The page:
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I’m a sucker for a fallen-idol turnaround story. The surprise record profits forecasted Tuesday by Sony counts as a comeback for the ages.
As Reuters explains, Sony (SNE) predicts its profits will mark a peak for the first time since 1998, when its PlayStation first appeared and when its film unit struck gold with Men in Black. Like much of corporate Japan generally, Sony, its home country’s global champion, went into a multi-year tailspin. Sony’s problems were many: brutal competition for its once-dominant television group; being bested by Apple’s (AAPL) iPod, a humiliation for the Walkman pioneer; high-cost manufacturing in Japan; a failure to seize the music-streaming initiative despite years of trying.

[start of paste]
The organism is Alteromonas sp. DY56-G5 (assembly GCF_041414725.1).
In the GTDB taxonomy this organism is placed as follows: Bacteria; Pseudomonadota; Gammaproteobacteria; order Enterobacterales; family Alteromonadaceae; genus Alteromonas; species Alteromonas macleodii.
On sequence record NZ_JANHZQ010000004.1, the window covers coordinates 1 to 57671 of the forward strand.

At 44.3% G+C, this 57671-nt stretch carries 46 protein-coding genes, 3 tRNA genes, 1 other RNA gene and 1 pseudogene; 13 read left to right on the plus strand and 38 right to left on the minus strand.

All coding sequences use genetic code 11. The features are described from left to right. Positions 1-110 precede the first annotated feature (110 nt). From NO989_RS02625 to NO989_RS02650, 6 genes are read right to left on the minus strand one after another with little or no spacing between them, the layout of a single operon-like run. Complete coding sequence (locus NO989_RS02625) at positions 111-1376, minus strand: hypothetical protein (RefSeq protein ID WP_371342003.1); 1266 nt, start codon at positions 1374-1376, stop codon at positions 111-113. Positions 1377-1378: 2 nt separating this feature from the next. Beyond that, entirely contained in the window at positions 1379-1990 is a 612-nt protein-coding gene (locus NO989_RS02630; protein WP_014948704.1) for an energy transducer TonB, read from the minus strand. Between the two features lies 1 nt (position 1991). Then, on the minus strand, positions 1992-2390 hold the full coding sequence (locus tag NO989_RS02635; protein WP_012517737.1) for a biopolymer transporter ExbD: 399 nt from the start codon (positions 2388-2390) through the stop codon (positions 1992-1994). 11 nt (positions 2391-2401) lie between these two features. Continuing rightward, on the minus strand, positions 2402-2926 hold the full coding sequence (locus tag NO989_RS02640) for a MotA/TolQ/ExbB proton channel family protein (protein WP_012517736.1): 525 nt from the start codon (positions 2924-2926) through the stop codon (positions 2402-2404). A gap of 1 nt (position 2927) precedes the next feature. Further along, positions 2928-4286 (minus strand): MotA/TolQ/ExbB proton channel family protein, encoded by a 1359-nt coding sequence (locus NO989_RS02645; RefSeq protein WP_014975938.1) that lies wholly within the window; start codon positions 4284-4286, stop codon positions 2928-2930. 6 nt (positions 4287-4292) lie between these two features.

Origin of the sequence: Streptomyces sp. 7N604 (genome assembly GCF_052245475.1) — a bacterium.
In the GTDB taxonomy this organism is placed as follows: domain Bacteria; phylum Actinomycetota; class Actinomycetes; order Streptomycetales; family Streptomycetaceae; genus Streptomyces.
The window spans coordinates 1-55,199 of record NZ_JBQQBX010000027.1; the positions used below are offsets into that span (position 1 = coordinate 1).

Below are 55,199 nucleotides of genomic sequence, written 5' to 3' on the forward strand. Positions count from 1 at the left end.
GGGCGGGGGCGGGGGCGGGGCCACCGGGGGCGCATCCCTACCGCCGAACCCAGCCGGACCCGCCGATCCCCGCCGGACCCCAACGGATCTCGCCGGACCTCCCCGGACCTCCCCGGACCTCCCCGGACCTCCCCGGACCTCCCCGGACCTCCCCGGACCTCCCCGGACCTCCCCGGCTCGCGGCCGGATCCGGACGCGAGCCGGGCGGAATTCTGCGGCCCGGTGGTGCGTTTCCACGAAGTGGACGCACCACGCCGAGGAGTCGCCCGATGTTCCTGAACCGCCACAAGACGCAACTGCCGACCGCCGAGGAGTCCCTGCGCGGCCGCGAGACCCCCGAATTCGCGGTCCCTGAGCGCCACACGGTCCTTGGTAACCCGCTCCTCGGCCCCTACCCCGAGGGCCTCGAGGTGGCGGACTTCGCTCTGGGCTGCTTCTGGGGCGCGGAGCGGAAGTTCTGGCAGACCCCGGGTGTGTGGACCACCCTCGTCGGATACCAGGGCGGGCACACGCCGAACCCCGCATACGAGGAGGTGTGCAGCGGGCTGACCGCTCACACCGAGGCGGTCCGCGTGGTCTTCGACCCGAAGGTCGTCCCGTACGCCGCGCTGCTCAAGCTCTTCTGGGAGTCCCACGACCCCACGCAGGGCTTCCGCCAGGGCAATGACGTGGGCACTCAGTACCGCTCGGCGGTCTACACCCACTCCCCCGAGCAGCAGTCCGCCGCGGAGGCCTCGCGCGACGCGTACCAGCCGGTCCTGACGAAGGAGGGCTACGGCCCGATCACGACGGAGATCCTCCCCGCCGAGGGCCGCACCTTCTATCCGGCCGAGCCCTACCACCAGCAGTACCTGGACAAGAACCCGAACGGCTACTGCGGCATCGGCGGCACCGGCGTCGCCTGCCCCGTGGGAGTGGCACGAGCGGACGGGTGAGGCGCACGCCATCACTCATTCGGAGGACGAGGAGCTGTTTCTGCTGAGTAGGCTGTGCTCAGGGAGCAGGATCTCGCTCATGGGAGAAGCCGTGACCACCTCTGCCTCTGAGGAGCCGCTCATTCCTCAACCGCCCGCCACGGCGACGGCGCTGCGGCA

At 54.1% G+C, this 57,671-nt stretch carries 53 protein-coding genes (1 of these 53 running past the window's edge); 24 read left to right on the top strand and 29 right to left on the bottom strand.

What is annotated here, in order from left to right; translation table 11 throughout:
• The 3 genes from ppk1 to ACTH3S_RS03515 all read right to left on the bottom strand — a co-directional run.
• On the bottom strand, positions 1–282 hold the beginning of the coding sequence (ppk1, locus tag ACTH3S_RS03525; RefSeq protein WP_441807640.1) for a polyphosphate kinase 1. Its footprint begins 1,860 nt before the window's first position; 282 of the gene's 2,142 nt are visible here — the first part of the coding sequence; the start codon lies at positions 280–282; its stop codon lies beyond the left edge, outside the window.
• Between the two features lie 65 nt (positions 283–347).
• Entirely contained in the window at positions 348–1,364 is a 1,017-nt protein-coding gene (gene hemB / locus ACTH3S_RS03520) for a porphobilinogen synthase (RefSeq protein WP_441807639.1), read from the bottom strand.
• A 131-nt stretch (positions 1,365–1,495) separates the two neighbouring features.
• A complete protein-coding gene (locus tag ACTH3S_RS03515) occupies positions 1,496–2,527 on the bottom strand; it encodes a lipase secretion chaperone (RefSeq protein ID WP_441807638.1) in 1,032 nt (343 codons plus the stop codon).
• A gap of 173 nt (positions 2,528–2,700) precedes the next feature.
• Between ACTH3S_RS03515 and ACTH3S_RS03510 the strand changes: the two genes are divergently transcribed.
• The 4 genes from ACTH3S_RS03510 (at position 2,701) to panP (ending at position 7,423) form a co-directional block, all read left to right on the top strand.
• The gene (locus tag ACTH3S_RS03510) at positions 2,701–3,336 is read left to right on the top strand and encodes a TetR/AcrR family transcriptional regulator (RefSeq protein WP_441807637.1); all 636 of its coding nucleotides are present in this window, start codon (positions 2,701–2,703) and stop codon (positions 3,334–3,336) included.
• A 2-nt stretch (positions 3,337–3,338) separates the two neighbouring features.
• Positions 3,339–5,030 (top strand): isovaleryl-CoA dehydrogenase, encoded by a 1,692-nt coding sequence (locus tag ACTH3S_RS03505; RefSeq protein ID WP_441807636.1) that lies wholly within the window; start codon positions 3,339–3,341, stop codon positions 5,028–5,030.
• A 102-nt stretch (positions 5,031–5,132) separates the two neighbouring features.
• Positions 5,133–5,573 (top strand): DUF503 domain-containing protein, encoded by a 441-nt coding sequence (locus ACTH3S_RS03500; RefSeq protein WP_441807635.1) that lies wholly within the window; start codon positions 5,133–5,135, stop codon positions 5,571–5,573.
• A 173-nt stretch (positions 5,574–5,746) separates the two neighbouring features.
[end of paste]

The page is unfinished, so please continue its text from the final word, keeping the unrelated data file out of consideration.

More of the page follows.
Yet like Microsoft (MSFT), Samsung, and IBM (IBM) before it, Sony had enough stalwart businesses to keep fighting. Now a hit mobile game, an in-demand mobile sensor for smartphones, and its still-popular PlayStation console have driven Sony’s return.
For all the (appropriate) emphasis on China’s growth and Silicon Valley’s innovation, it’s somehow reassuring to be reminded that Japan remains an economic powerhouse and that at least one of its marquee companies still has some tricks up its sleeve.